- 5.3.5: the text mentions that client certificates are "sufficiently 

rare", which is a pity because they do make sense for server-to-server 

interaction. So I suggest to promote renegotiation from OPTIONAL to 


- 5.3.6: extensions may be out of scope. But I think we need to include 

a few words re: the TLS version, at least to prohibit SSL 3.0.

- 5.4.1: don't you have to declare version >= 1.0 if you simply support 

this draft? Same question in 6.4.1.

- why is the initiator required to present a certificate "So 

that mutual authentication will be possible"? There are many other ways 

of ensuring mutual auth. I suggest to reword as "mutual certificate 


- Global replace TLS "cipher" -> "ciphersuite".

-, bullet 5: actually, based on the "from" attribute that the 

receiving entity has just sent.

- where do we say that both sides must validate the "to" and 

"from" identities in view of the identities presented at the TLS layer 

(if any)?

- 6.3.2: do you restart the stream twice, once after TLS and once after 


- 6.3.3: shouldn't we simply "MUST NOT" the PLAIN mechanism?

- 6.3.7: and what is the identity used for server-to-server auth? Also, 

it is very uncommon to consider the password as part of the identity.

- 6.4.4: isn't it inconsistent that SASL aborts are converted into XMPP 

failures, but TLS failures are not?

- the preferred option #1, while reasonable in itself, does not 

allow the client to determine its own policy (whether it wants multiple 

sessions from multiple devices or not).

- any validated domain -> any validated subdomain.

- 8.3.1, rule #2: if the error is a result of something gone bad with 

the addresses, then simply swapping "to" and "from" may not be 

appropriate, and may even be a security issue.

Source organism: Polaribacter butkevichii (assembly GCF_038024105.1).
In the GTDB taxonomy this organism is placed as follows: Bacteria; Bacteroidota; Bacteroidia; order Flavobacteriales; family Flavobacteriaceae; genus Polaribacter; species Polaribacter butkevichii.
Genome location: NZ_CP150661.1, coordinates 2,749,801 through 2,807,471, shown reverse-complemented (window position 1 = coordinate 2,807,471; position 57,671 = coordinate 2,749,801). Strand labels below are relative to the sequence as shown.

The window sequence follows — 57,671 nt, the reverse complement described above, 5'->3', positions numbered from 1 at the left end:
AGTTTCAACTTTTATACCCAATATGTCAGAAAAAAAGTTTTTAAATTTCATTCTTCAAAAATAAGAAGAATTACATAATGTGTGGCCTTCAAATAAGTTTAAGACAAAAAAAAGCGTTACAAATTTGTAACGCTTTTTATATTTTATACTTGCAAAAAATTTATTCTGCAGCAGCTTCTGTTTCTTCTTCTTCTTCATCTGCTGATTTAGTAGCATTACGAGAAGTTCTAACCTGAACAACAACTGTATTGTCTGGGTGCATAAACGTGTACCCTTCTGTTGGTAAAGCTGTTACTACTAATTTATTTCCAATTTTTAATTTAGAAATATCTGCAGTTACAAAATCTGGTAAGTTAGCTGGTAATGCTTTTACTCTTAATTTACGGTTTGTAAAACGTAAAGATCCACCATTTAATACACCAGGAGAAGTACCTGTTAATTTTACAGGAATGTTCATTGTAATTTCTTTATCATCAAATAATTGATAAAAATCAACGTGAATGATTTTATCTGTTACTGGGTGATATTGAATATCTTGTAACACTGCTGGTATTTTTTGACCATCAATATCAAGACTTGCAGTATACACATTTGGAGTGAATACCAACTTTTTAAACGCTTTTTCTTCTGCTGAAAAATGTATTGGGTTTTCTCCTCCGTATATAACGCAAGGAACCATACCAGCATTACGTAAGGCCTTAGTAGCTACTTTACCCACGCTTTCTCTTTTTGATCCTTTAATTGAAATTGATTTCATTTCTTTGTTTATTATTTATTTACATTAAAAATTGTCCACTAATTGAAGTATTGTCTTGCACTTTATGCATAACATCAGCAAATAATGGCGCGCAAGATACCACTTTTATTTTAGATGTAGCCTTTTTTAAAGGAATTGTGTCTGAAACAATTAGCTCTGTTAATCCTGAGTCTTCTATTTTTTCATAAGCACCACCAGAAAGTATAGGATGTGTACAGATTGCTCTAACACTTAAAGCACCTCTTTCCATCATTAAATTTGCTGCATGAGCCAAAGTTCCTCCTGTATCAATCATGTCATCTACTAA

- Same, rule #6, the recipient MUST NOT include the original XML if it's 

not well formed, right?

- 8.3.2: MUST NOT... be presented to the human user - this is impossible 

to enforce, and most likely will not be followed. Moreover, there's a 

reason why we include a language tag. I suggest to tone it down a bit.

- what are "improper credentials"? It sounds like we are not 

differentiating the conditions of authentication failure vs. 

authorization failure.

- the "security note" doesn't makes sense to me - no matter 

what error code is returned, the sender has gained information that we 

don't want to provide. The note should say something along the lines of: 

such services must not be available to entities that cannot be trusted 

with knowing the status of an arbitrary recipient. See also

- Are there no security implications to redirection at the 

stanza level?

- The "wait" error type might not be appropriate for some 

situations, e.g. authentication issues.

- do you explain anywhere what is the difference between 

"prior registration" and "prior subscription"?

- 9.1.1, step 7: this is utterly trivial, but please mention that the 

new "stream" element is sent over TLS.

- 9.1.5: as I noted in Sec. 4.4, the TLS connection needs to be closed 

as well.

- 10.2: "try many different resources", I suppose it is typically fewer 

than 10 per JID, which does not make the attack uninteresting.

- 10.4.2: if the protocol supports routing, shouldn't we mention that 

there are cases where the IQ stanza will be forwarded to another server, 

not the one mentioned in the "To" header? And what about loop prevention?

- this is a strange rule. Does it mean that if I'm using a 

desktop (/desktop) and a mobile (/mobile), and I'm connected to the 

desktop, I cannot have messages targeted at my mobile be deferred (and 

stored somewhere) until I connect from that device?

- 13.4: "for the ensuring" -> "for ensuring" (or: to ensure).

- 13.4: the security note is confusing, because it is unclear whether it 

has any normative status. Otherwise, it is almost trivial: of course you 

can provide these guarantees by different means.

- 13.4: the cipher suites are not just "nun-null". They MUST provide 

both confidentiality and integrity.